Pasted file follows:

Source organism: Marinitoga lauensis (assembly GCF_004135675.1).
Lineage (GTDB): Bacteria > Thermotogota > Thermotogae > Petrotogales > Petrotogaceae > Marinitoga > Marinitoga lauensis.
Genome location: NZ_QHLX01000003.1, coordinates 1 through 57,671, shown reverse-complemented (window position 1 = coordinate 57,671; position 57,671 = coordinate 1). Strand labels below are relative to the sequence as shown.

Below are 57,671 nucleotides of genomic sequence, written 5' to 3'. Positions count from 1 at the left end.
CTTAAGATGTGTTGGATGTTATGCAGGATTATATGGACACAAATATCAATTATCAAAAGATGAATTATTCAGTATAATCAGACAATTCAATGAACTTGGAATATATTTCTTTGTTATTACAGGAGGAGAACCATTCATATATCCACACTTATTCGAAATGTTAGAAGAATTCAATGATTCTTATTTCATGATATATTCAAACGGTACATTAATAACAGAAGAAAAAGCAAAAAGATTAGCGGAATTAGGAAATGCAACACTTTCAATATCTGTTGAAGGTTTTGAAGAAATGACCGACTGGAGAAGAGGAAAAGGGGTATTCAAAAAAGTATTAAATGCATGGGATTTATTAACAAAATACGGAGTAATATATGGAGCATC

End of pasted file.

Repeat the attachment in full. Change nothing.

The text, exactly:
Source organism: Marinitoga lauensis (assembly GCF_004135675.1).
Lineage (GTDB): Bacteria > Thermotogota > Thermotogae > Petrotogales > Petrotogaceae > Marinitoga > Marinitoga lauensis.
Genome location: NZ_QHLX01000003.1, coordinates 1 through 57,671, shown reverse-complemented (window position 1 = coordinate 57,671; position 57,671 = coordinate 1). Strand labels below are relative to the sequence as shown.

Below are 57,671 nucleotides of genomic sequence, written 5' to 3'. Positions count from 1 at the left end.
CTTAAGATGTGTTGGATGTTATGCAGGATTATATGGACACAAATATCAATTATCAAAAGATGAATTATTCAGTATAATCAGACAATTCAATGAACTTGGAATATATTTCTTTGTTATTACAGGAGGAGAACCATTCATATATCCACACTTATTCGAAATGTTAGAAGAATTCAATGATTCTTATTTCATGATATATTCAAACGGTACATTAATAACAGAAGAAAAAGCAAAAAGATTAGCGGAATTAGGAAATGCAACACTTTCAATATCTGTTGAAGGTTTTGAAGAAATGACCGACTGGAGAAGAGGAAAAGGGGTATTCAAAAAAGTATTAAATGCATGGGATTTATTAACAAAATACGGAGTAATATATGGAGCATC